Key points about a Pap smear

  • A Pap smear is a microscopic cervical screening test that women’s health specialists use to test for potentially precancerous and cancerous cervical cancer.
  • Regular, annual Pap smears can help doctors identify early on any signs of cervical disease.
  • A Pap smear is performed in your doctor’s office and is a very quick test.
  • You should schedule your Pap test when you are not having your period since menstruation can affect the results. 

Overview

A Pap smear is a microscopic cervical screening test that women’s health specialists use to test for potentially precancerous and cancerous cervical cancer. Early diagnosis often leads to an increased chance of successful treatment.

A Pap test can also detect certain viral infections such as human papillomavirus (HPV). 

Pap smears can sometimes be referred to as Pap tests. 

Candidates for a Pap Smear

All women should begin having regular Pap smears around age 21 (or when sexually active), and can usually stop having them around age 65. Depending on your age, your doctor will recommend testing frequency.

If you’ve had a total hysterectomy, talk to your doctor about your options.

Certain risk factors may play a part in the frequency of getting a Pap smear done. These risk factors include:

  • Having cervical cancer
  • A previous Pap smear revealing precancerous cells
  • Having an HIV infection
  • Being a smoker

Preparing for a Pap smear 

Once you've scheduled a Pap smear, avoid the following actions for two days prior to the procedure, as they may have an effect on the results of your Pap smear:

  • Intercourse
  • Douching
  • Using vaginal creams or jellies

If possible, you should try and schedule your Pap smear when you are not on your menstrual cycle.

Expectations of a Pap smear

You will need to undress and wear a gown that the office provides. You will lie on your back on an exam table, with your knees bent and your feet in supports. Your doctor inserts a speculum (specialized instrument) into your vagina. The speculum holds your vagina open so the doctor can examine your vagina and see your cervix. Your doctor then uses a flat scraping device (spatula) to collect some cervical cells. It may be a little uncomfortable, but this should not hurt — you may feel some slight discomfort due to the speculum.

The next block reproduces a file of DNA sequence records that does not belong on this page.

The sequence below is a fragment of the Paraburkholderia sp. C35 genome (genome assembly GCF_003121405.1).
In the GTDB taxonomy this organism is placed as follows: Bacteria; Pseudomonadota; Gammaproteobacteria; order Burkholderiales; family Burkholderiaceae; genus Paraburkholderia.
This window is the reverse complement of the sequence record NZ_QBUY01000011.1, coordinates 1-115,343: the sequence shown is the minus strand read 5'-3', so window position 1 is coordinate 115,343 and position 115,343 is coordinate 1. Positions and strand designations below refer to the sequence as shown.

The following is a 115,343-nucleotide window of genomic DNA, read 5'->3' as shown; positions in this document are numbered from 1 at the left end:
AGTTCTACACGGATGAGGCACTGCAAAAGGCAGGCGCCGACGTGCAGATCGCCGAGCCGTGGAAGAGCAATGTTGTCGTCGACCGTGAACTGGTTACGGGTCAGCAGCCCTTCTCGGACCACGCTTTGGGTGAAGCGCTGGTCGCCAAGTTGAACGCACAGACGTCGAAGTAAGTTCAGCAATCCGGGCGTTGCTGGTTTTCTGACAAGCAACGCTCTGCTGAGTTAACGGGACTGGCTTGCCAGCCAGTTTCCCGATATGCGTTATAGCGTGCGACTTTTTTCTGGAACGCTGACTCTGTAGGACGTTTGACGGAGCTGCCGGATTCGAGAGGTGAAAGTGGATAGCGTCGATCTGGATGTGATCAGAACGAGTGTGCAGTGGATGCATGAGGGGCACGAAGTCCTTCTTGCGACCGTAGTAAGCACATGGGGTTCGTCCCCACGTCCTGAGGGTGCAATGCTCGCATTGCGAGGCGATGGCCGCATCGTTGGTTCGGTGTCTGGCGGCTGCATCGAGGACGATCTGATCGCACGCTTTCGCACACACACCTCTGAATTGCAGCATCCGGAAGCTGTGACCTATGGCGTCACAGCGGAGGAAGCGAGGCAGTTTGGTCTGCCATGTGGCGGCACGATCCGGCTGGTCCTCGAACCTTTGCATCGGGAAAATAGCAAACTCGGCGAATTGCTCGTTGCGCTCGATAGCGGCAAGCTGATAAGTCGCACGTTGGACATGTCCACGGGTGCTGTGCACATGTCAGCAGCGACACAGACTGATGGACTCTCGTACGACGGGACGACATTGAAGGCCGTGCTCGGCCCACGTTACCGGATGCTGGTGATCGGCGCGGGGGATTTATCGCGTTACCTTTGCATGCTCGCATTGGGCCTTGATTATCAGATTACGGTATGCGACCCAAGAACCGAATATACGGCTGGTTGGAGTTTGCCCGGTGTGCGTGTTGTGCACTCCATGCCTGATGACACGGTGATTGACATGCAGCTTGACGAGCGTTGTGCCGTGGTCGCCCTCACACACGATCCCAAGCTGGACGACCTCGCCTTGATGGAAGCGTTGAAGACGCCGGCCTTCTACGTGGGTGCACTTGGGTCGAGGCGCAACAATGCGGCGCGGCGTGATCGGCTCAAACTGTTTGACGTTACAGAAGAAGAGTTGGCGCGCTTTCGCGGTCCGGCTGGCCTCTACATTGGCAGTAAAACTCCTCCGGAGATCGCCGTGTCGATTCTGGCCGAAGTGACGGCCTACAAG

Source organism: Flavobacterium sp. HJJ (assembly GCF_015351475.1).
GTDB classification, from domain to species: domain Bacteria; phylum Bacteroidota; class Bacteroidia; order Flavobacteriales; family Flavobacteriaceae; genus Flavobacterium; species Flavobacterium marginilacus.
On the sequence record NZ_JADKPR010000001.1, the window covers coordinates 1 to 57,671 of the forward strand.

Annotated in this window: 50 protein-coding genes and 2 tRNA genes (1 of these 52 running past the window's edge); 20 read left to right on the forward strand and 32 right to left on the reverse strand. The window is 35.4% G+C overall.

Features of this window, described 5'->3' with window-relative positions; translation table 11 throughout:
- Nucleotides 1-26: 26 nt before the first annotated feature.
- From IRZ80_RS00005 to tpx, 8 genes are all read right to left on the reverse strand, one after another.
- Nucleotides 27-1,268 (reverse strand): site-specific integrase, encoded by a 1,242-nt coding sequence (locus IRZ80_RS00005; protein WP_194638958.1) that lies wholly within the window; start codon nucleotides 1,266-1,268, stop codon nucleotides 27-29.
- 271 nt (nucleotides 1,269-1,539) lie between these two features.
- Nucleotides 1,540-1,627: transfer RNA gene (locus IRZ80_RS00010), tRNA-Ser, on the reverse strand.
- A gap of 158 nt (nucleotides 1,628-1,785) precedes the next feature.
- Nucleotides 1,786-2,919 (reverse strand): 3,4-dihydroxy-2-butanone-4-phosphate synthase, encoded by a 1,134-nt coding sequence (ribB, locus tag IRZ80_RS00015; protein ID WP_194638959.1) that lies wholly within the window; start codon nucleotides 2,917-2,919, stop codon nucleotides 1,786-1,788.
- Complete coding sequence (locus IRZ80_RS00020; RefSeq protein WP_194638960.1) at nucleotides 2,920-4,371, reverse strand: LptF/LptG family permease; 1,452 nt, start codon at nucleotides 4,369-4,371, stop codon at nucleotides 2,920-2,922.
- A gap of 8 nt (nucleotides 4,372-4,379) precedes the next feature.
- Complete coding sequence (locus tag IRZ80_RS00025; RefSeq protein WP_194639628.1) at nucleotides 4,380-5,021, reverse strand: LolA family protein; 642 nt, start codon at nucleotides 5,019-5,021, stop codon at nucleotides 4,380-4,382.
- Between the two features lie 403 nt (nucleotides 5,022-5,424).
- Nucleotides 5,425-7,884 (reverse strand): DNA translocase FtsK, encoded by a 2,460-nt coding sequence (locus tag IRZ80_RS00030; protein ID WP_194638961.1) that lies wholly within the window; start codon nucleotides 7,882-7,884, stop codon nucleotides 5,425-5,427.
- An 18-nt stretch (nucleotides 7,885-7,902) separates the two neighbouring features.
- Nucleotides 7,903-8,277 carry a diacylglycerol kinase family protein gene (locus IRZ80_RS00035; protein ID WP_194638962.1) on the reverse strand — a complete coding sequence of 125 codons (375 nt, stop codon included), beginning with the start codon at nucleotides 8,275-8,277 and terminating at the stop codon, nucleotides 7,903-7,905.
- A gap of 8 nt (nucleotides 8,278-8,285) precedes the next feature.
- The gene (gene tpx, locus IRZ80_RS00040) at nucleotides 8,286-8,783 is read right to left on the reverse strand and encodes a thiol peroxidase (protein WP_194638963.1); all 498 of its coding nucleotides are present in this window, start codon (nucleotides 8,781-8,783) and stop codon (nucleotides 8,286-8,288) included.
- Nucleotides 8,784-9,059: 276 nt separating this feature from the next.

Recovery from a Pap smear

After the Pap smear, you can return to your normal activities immediately. Your doctor will send the cervical cells collected during the test to a lab and will advise you of your results. There are two possible results: normal or abnormal. 

A normal test result means that no abnormal cells were identified. Your doctor will advise you on when your next Pap smear should take place. 

If you receive an abnormal test result, this means that abnormal cells are detected on your cervix. This doesn’t mean you have cancer. Abnormal cells can be precancerous. If abnormal cells are detected, your doctor may perform a procedure called a colposcopy to get a closer look at the cervical tissue.

When should I seek treatment?

If it’s been over a year since your last Pap smear, start by voicing your concerns and symptoms to your primary care provider. From there, your doctor can suggest a women’s health provider who can perform this important screening test.